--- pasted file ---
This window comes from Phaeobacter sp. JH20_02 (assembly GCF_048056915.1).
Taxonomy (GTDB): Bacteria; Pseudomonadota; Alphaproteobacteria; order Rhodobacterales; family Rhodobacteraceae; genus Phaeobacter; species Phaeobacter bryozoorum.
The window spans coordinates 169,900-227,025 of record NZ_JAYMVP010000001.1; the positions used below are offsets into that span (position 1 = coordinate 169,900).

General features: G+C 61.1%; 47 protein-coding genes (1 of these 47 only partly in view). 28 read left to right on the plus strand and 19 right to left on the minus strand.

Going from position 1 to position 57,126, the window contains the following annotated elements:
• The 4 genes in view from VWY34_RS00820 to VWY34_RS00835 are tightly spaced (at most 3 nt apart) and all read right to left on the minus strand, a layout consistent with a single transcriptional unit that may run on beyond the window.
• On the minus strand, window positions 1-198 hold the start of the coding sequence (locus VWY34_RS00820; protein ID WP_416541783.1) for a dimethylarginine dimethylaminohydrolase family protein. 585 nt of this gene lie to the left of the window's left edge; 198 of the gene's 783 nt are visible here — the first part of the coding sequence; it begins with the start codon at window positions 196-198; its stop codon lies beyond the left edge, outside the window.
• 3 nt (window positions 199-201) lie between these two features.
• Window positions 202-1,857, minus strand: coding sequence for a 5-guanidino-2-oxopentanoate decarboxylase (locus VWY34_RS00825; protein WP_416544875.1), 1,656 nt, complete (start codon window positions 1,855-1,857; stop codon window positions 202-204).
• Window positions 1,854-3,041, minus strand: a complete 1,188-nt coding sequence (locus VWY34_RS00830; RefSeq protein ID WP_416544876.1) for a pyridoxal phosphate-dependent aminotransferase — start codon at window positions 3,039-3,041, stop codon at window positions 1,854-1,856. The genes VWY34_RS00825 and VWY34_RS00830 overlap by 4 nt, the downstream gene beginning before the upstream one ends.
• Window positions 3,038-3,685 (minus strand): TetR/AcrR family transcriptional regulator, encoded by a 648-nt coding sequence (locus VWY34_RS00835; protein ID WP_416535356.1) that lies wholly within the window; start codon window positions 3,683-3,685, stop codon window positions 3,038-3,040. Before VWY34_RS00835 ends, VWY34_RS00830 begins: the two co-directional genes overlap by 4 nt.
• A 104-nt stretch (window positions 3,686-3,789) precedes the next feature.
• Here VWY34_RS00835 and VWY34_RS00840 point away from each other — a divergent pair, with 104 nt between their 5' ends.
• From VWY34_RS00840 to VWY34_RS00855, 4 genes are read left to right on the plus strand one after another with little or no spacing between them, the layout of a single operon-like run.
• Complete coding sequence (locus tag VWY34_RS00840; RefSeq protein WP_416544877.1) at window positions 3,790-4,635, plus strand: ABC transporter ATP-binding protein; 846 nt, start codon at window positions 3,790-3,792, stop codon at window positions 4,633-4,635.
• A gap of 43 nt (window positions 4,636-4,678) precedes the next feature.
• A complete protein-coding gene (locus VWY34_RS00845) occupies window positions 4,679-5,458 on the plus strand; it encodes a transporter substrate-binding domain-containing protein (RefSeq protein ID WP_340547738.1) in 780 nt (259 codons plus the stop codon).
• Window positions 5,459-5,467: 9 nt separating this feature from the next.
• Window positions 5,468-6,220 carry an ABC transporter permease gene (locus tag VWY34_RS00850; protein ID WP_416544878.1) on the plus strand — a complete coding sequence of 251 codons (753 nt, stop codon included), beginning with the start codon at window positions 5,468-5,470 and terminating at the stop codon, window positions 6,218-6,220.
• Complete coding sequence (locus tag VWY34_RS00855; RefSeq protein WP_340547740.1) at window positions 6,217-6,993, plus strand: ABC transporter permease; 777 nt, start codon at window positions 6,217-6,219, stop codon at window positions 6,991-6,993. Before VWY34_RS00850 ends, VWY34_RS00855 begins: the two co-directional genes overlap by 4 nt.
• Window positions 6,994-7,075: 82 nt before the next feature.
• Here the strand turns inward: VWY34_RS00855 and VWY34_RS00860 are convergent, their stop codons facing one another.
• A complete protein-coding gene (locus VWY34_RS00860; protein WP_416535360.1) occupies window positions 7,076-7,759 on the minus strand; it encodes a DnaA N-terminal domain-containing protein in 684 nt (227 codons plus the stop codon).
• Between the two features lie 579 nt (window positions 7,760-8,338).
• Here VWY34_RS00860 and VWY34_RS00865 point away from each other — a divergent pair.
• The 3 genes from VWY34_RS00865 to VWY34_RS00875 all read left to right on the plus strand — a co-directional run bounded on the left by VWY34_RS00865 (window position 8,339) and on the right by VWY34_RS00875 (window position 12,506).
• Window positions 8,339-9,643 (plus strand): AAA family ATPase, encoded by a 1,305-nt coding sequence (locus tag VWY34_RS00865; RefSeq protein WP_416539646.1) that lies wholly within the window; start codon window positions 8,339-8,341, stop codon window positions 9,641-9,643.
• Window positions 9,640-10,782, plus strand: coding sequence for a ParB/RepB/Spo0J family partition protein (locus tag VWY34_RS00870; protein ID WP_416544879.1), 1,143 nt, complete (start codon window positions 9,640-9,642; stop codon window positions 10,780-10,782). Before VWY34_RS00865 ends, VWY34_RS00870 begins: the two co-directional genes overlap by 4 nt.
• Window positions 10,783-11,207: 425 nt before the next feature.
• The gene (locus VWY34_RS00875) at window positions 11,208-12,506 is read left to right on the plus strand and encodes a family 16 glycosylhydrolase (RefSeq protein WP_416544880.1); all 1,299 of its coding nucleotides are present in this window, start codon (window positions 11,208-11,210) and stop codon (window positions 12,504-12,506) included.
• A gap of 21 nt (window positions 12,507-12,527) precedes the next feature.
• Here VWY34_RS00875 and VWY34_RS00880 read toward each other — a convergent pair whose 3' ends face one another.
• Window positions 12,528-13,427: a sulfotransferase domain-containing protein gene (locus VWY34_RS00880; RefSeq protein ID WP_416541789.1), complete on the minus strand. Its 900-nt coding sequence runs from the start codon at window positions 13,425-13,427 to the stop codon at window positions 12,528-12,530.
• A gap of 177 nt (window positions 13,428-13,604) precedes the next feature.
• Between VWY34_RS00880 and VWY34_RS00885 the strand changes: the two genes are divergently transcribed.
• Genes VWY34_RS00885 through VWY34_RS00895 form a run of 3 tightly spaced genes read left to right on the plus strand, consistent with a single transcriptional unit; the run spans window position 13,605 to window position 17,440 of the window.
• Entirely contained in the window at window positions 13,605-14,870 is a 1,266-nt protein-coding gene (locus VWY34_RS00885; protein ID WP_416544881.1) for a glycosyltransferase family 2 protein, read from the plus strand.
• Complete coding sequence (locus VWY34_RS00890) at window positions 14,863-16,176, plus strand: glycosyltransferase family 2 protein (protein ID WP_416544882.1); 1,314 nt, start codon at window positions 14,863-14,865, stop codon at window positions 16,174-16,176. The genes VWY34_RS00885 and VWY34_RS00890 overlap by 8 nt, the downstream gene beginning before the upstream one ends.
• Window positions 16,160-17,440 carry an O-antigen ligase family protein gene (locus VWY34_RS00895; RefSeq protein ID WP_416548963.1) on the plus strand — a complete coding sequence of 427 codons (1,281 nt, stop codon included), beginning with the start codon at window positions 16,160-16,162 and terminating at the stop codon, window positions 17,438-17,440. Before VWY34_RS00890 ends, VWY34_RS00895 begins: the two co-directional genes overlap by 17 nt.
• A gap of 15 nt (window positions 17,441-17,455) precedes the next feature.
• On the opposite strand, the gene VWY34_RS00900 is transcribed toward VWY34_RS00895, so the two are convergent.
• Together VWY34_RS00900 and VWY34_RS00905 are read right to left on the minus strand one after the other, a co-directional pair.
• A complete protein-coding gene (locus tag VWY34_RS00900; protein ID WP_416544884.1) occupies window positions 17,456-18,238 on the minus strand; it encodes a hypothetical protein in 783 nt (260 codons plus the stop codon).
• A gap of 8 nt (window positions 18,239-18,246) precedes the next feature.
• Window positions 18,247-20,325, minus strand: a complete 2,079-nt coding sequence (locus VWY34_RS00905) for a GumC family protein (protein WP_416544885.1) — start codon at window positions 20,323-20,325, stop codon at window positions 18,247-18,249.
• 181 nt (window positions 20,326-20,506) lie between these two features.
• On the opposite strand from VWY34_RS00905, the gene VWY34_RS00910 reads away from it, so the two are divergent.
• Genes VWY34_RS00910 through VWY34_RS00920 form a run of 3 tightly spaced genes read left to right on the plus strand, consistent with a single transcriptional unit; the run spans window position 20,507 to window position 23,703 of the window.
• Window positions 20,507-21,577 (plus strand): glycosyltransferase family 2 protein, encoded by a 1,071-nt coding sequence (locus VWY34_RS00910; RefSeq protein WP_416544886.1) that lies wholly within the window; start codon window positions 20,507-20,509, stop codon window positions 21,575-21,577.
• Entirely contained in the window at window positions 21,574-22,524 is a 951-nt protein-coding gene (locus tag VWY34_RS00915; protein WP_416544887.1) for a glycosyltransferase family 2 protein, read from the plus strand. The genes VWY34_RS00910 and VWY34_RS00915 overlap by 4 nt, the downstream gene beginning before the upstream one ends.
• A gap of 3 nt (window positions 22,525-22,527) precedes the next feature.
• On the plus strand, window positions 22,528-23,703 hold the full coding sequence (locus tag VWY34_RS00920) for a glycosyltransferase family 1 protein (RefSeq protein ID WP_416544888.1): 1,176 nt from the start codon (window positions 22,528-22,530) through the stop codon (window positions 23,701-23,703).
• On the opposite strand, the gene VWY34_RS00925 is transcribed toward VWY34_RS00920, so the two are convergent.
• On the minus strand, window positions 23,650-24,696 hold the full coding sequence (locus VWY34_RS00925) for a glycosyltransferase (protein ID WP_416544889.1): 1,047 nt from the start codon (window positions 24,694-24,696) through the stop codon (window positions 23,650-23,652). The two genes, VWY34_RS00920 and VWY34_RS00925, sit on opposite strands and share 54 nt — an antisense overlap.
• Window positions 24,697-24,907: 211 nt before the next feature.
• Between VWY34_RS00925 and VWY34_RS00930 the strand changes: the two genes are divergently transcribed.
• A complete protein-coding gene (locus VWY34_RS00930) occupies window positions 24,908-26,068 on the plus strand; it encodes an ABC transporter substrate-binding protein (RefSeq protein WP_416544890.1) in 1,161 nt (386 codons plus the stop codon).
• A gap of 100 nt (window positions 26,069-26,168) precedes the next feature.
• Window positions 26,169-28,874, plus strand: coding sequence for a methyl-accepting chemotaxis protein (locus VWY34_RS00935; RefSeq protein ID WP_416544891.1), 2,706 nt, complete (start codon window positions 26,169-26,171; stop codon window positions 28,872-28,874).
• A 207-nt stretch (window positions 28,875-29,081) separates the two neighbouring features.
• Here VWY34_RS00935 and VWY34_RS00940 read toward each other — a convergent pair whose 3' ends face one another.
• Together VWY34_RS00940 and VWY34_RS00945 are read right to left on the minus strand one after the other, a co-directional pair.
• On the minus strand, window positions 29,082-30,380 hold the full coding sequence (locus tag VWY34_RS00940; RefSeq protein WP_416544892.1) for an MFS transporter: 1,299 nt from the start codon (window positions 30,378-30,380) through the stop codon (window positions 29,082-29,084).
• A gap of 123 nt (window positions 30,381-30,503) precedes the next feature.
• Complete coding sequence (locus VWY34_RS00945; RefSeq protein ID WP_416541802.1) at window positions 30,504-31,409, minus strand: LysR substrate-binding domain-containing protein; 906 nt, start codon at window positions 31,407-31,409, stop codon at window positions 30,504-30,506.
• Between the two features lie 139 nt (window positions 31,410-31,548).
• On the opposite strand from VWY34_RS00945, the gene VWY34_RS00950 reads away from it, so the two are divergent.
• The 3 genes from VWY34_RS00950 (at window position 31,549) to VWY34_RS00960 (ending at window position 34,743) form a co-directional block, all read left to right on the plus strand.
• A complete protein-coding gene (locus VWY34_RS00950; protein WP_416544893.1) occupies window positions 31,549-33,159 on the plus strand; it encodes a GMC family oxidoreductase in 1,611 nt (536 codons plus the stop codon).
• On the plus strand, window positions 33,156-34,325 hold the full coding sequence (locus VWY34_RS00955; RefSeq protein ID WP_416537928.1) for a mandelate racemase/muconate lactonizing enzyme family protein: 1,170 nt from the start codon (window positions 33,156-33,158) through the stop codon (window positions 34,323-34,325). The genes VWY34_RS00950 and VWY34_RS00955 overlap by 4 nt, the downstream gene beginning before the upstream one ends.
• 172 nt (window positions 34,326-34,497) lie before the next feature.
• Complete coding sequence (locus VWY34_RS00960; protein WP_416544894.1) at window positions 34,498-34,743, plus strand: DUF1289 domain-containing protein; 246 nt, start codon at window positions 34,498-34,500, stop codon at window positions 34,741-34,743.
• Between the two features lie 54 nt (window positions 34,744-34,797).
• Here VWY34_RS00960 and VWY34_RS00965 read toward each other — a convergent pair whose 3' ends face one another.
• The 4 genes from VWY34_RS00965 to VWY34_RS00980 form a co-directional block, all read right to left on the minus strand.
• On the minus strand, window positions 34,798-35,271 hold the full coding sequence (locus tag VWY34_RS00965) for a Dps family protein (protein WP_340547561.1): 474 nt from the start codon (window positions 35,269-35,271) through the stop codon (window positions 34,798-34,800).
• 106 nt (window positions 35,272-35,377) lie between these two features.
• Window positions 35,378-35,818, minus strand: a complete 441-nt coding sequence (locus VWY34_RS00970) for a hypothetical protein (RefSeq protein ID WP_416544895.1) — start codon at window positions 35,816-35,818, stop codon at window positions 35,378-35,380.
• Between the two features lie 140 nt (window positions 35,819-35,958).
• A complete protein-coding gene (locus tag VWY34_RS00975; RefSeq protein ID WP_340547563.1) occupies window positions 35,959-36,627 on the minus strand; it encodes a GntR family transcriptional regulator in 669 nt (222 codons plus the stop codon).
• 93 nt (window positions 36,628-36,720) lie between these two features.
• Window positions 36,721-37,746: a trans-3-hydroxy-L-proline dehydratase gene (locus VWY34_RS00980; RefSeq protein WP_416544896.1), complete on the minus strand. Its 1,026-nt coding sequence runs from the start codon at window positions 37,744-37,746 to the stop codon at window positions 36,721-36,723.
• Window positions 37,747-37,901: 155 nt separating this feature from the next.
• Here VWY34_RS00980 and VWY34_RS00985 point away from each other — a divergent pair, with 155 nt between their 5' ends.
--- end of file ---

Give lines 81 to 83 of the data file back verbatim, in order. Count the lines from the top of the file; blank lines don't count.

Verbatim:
• 93 nt (window positions 36,628-36,720) lie between these two features.
• Window positions 36,721-37,746: a trans-3-hydroxy-L-proline dehydratase gene (locus VWY34_RS00980; RefSeq protein WP_416544896.1), complete on the minus strand. Its 1,026-nt coding sequence runs from the start codon at window positions 37,744-37,746 to the stop codon at window positions 36,721-36,723.
• Window positions 37,747-37,901: 155 nt separating this feature from the next.